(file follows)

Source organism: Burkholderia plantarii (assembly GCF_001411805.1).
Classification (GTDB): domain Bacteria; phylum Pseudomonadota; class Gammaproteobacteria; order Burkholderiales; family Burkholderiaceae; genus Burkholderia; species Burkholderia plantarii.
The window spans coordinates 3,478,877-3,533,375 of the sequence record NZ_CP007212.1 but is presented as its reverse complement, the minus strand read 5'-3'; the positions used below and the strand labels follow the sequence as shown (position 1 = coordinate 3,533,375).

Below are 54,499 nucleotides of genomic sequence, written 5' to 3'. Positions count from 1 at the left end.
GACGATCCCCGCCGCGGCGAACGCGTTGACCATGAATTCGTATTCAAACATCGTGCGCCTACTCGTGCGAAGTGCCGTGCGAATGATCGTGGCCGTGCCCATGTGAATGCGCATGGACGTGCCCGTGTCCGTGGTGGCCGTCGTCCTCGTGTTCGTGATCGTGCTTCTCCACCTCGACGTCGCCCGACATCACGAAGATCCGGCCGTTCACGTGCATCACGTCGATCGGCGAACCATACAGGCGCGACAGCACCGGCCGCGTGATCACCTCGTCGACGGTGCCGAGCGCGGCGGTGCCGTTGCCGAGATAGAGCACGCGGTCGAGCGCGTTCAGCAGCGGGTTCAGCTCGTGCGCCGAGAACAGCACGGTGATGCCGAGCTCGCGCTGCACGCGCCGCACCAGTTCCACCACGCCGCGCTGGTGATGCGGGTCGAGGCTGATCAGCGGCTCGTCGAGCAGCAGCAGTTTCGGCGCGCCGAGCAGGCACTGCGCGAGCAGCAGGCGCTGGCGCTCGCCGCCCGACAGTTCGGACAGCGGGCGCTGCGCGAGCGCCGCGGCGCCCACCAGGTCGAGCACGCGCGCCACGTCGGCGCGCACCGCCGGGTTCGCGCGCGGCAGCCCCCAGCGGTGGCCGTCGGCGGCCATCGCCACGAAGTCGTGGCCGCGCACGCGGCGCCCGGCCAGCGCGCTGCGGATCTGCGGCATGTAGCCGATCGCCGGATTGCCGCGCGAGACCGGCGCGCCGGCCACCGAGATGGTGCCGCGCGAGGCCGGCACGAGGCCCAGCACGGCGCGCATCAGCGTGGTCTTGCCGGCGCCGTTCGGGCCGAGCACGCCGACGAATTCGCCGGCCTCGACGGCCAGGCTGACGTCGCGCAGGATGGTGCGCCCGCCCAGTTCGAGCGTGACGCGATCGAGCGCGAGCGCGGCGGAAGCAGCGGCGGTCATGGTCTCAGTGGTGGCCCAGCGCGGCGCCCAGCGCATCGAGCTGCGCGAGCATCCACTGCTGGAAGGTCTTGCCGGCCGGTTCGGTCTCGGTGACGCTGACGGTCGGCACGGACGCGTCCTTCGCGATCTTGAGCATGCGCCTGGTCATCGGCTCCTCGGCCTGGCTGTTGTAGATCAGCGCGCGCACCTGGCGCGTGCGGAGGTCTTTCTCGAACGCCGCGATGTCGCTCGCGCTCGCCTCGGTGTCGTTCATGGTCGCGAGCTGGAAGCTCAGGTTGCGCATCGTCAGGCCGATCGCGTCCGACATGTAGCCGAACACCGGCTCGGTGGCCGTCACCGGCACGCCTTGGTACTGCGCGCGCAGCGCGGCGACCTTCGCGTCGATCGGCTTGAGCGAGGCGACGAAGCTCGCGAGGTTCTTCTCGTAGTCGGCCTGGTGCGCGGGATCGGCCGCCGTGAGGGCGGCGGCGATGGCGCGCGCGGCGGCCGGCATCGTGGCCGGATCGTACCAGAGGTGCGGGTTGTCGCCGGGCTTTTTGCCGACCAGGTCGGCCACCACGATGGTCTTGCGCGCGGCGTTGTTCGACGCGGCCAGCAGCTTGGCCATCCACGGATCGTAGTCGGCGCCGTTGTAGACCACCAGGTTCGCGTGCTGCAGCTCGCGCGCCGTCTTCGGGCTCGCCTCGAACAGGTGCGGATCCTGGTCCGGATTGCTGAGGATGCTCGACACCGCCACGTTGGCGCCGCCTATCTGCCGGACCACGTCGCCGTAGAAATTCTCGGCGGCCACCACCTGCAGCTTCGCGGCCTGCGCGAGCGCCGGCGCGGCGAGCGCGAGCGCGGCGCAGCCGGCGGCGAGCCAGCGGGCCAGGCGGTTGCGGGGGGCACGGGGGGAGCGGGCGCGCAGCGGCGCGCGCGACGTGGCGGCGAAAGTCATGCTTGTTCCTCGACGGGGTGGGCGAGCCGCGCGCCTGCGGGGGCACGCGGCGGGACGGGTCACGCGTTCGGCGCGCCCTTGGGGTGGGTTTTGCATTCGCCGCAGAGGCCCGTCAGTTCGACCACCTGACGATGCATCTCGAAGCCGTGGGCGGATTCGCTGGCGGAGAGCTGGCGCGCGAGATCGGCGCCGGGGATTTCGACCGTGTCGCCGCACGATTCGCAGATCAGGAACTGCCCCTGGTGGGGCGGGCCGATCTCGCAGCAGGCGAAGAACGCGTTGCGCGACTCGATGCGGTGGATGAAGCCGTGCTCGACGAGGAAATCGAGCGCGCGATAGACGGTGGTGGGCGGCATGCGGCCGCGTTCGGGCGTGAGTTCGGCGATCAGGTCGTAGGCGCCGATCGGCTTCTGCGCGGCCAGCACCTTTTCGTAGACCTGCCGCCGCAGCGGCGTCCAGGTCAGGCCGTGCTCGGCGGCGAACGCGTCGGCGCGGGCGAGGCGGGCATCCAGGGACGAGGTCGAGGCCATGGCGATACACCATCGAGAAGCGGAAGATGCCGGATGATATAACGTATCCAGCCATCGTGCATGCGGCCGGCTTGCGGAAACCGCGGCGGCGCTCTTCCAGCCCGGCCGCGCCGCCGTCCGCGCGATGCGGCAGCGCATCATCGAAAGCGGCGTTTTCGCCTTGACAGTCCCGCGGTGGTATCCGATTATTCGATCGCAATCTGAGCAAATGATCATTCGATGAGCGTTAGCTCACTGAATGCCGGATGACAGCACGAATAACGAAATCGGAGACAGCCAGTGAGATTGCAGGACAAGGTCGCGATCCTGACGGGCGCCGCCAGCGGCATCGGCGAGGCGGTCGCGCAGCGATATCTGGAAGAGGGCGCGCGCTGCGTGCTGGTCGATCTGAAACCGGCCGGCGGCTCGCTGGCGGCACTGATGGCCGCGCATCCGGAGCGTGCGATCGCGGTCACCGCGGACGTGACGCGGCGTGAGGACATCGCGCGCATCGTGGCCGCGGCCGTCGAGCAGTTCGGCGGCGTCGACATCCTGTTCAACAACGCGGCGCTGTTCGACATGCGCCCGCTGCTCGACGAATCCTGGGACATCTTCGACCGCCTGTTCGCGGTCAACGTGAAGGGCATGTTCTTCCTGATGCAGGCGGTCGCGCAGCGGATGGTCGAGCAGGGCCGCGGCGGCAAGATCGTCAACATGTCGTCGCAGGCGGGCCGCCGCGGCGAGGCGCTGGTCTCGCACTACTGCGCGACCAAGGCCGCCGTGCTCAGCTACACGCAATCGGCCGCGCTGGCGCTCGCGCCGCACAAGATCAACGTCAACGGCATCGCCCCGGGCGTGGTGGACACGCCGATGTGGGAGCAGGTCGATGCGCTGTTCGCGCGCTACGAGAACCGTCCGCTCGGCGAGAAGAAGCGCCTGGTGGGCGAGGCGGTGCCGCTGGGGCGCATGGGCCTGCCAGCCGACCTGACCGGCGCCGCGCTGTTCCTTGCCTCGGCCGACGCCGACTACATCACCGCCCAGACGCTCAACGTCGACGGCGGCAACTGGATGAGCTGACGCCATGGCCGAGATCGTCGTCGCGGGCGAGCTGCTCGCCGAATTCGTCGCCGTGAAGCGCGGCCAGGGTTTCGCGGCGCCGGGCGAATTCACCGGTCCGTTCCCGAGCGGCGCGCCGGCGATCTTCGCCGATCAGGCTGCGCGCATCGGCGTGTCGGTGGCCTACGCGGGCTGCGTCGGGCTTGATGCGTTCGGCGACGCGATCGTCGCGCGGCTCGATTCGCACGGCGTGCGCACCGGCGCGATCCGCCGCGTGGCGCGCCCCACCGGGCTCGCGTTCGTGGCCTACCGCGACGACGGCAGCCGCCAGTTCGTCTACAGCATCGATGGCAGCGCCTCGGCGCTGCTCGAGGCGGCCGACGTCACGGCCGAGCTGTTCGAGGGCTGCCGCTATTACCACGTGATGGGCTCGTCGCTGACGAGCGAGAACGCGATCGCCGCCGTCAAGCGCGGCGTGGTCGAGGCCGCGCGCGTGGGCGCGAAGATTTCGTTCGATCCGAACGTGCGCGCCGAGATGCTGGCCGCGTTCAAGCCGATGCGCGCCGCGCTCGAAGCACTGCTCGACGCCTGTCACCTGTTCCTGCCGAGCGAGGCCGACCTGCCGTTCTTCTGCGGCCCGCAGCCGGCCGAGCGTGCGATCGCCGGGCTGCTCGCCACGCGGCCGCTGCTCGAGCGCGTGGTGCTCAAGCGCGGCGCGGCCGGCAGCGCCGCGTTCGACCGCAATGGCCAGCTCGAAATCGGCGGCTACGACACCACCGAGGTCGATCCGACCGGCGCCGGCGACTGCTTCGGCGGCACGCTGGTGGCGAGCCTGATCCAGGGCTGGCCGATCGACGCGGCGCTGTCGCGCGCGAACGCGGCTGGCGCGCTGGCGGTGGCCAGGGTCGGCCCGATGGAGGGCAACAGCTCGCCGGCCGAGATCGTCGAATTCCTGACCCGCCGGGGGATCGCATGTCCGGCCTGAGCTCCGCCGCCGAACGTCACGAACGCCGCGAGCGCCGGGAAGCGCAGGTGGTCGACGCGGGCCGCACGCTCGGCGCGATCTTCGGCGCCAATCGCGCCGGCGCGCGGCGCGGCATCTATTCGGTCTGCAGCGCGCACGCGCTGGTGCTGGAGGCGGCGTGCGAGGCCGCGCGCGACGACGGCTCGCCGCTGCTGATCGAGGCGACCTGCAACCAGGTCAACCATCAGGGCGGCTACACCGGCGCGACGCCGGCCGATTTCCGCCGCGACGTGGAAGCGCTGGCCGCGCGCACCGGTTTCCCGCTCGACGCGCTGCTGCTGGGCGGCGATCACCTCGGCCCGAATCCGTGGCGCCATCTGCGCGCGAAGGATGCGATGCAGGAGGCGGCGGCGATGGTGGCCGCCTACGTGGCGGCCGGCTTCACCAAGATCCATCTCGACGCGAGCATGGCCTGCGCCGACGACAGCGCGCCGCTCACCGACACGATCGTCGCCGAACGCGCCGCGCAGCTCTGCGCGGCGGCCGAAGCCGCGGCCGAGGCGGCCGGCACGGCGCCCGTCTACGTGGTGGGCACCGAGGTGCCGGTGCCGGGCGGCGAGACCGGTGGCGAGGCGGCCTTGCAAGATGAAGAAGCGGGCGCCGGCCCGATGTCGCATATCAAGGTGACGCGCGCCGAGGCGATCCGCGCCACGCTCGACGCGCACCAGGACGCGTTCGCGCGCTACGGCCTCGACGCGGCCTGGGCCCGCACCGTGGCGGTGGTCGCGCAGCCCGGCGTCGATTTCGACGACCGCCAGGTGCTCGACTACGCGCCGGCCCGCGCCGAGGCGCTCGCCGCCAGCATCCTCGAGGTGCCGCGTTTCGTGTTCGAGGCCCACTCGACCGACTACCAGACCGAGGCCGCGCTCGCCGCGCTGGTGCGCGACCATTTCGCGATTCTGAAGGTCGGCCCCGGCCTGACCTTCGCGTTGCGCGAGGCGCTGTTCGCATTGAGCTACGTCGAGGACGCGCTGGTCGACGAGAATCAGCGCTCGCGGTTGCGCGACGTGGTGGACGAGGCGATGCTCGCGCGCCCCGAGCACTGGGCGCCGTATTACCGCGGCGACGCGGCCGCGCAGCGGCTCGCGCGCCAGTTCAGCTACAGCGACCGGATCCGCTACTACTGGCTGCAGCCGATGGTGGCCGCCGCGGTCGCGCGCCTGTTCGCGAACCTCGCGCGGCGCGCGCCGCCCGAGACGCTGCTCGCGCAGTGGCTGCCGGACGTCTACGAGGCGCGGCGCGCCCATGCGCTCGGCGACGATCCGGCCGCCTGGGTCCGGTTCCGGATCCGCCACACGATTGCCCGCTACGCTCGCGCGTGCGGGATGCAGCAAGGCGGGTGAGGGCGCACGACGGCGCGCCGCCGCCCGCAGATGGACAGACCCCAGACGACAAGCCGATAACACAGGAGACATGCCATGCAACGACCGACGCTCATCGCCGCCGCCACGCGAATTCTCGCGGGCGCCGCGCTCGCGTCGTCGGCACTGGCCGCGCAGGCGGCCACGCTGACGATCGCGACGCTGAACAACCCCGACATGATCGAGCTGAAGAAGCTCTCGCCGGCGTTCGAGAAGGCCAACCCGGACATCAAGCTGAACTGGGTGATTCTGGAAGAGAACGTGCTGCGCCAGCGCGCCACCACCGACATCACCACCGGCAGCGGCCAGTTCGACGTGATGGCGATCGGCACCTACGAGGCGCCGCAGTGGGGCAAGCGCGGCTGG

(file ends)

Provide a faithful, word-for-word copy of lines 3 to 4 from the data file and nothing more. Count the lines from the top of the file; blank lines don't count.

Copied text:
The window spans coordinates 3,478,877-3,533,375 of the sequence record NZ_CP007212.1 but is presented as its reverse complement, the minus strand read 5'-3'; the positions used below and the strand labels follow the sequence as shown (position 1 = coordinate 3,533,375).

Below are 54,499 nucleotides of genomic sequence, written 5' to 3'. Positions count from 1 at the left end.